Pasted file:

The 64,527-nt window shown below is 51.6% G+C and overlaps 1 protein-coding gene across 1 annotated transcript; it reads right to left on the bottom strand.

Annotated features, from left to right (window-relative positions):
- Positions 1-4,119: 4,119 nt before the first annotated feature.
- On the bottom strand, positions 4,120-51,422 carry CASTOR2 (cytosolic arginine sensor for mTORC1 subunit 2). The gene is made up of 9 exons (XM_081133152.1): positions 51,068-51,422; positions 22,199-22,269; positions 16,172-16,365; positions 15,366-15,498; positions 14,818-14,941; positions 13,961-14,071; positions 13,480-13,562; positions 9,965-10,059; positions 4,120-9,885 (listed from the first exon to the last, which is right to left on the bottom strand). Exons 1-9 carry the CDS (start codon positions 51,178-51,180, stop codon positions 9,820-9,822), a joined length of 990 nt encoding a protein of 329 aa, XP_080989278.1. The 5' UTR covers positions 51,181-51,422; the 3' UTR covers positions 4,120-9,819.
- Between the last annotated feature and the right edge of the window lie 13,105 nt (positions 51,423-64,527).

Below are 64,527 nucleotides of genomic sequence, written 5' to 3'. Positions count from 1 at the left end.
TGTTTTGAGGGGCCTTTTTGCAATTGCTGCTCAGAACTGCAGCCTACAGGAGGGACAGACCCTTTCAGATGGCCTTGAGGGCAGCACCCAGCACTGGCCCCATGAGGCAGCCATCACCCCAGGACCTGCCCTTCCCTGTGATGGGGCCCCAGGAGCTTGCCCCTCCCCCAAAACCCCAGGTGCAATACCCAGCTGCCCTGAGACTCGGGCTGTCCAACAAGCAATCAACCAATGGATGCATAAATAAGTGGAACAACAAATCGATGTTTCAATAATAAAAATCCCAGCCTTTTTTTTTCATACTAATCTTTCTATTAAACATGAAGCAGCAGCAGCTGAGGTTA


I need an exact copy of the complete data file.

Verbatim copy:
The 64,527-nt window shown below is 51.6% G+C and overlaps 1 protein-coding gene across 1 annotated transcript; it reads right to left on the bottom strand.

Annotated features, from left to right (window-relative positions):
- Positions 1-4,119: 4,119 nt before the first annotated feature.
- On the bottom strand, positions 4,120-51,422 carry CASTOR2 (cytosolic arginine sensor for mTORC1 subunit 2). The gene is made up of 9 exons (XM_081133152.1): positions 51,068-51,422; positions 22,199-22,269; positions 16,172-16,365; positions 15,366-15,498; positions 14,818-14,941; positions 13,961-14,071; positions 13,480-13,562; positions 9,965-10,059; positions 4,120-9,885 (listed from the first exon to the last, which is right to left on the bottom strand). Exons 1-9 carry the CDS (start codon positions 51,178-51,180, stop codon positions 9,820-9,822), a joined length of 990 nt encoding a protein of 329 aa, XP_080989278.1. The 5' UTR covers positions 51,181-51,422; the 3' UTR covers positions 4,120-9,819.
- Between the last annotated feature and the right edge of the window lie 13,105 nt (positions 51,423-64,527).

Below are 64,527 nucleotides of genomic sequence, written 5' to 3'. Positions count from 1 at the left end.
TGTTTTGAGGGGCCTTTTTGCAATTGCTGCTCAGAACTGCAGCCTACAGGAGGGACAGACCCTTTCAGATGGCCTTGAGGGCAGCACCCAGCACTGGCCCCATGAGGCAGCCATCACCCCAGGACCTGCCCTTCCCTGTGATGGGGCCCCAGGAGCTTGCCCCTCCCCCAAAACCCCAGGTGCAATACCCAGCTGCCCTGAGACTCGGGCTGTCCAACAAGCAATCAACCAATGGATGCATAAATAAGTGGAACAACAAATCGATGTTTCAATAATAAAAATCCCAGCCTTTTTTTTTCATACTAATCTTTCTATTAAACATGAAGCAGCAGCAGCTGAGGTTA